Tips on Gift Acceptance Policies for Your Nonprofit
Norman Olshansky: President
NFP Consulting Resources, Inc.
Decisions related to acceptance of out of the ordinary donations and pledges can be among the most challenging issues nonprofit professionals and leaders have to address, related to fundraising.
Have you experienced any of the following issues?
How do you deal with a donation from someone who is well known and of “ill repute” in the community who has made their fortune from being a slumlord and now is offering you a lead gift to your capital campaign with the proviso that the building be named after him?
How do you avoid accepting a gift of real property that may cost you more in the long run than it is worth due to zoning, structural concerns, carrying expenses, legal or tax issues?
What “strings” attached to gifts related to its use, recognition, investment, etc. are you willing to accept?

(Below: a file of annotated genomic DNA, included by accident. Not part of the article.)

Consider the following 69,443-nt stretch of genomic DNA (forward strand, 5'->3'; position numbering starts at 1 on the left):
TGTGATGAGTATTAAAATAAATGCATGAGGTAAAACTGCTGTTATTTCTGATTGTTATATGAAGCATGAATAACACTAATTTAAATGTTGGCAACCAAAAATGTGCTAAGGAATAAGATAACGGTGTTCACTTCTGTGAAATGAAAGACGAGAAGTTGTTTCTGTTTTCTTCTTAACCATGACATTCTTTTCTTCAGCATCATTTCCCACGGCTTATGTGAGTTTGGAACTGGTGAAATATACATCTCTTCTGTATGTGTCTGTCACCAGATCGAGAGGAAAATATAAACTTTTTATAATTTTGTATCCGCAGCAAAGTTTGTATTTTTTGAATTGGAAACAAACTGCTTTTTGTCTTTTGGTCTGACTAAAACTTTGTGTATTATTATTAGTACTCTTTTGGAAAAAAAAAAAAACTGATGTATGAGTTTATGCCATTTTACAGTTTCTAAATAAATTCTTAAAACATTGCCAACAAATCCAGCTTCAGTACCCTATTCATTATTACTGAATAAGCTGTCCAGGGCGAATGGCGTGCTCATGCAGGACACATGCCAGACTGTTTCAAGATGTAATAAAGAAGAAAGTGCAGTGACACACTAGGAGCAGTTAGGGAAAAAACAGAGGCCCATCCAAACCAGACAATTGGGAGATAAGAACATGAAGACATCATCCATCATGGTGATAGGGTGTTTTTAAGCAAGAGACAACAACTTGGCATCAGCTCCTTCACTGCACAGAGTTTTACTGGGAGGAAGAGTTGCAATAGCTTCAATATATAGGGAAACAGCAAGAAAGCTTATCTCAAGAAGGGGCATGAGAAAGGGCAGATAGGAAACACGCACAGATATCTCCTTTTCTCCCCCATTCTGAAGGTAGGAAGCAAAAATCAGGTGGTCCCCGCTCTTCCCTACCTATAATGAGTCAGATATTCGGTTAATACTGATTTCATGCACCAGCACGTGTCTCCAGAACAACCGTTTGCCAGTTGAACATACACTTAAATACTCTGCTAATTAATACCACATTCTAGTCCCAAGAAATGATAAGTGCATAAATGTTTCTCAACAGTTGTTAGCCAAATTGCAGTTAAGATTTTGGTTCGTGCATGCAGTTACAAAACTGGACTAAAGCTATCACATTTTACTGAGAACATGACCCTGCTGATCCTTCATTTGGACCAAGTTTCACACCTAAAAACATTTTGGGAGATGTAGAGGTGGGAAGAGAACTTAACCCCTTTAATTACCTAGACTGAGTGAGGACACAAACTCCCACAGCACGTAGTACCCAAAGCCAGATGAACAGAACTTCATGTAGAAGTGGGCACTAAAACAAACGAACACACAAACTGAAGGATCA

What type of assets are you willing to accept? (collectibles, art, autos, boats, jewelry, privately held stock, real estate, etc.)
Are you willing to accept life insurance policies which may require future premium payments?
Are you willing to accept “split interest” gifts?
Do you sell all stock donations immediately, hold them as investments or make decisions on a case by case basis? What guidance is given to those making day to day decisions?
Who in your organization can make a decision not to accept a gift?
How do you recognize testamentary gifts, especially those which may not materialize due to the terms of the gift? What about a testamentary gift where the donor or his/her family is able to change the beneficiary or amounts at a future date?
When there is a need to make an “exception” what process is used to authorize a decision which may not be covered clearly by established policy or practice?
These and similar issues occur more frequently than one might expect as part of the ongoing fundraising and development efforts of nonprofits. The type and frequency of these issues may vary from one nonprofit to another, but all nonprofits engaged in fundraising need to address gift acceptance.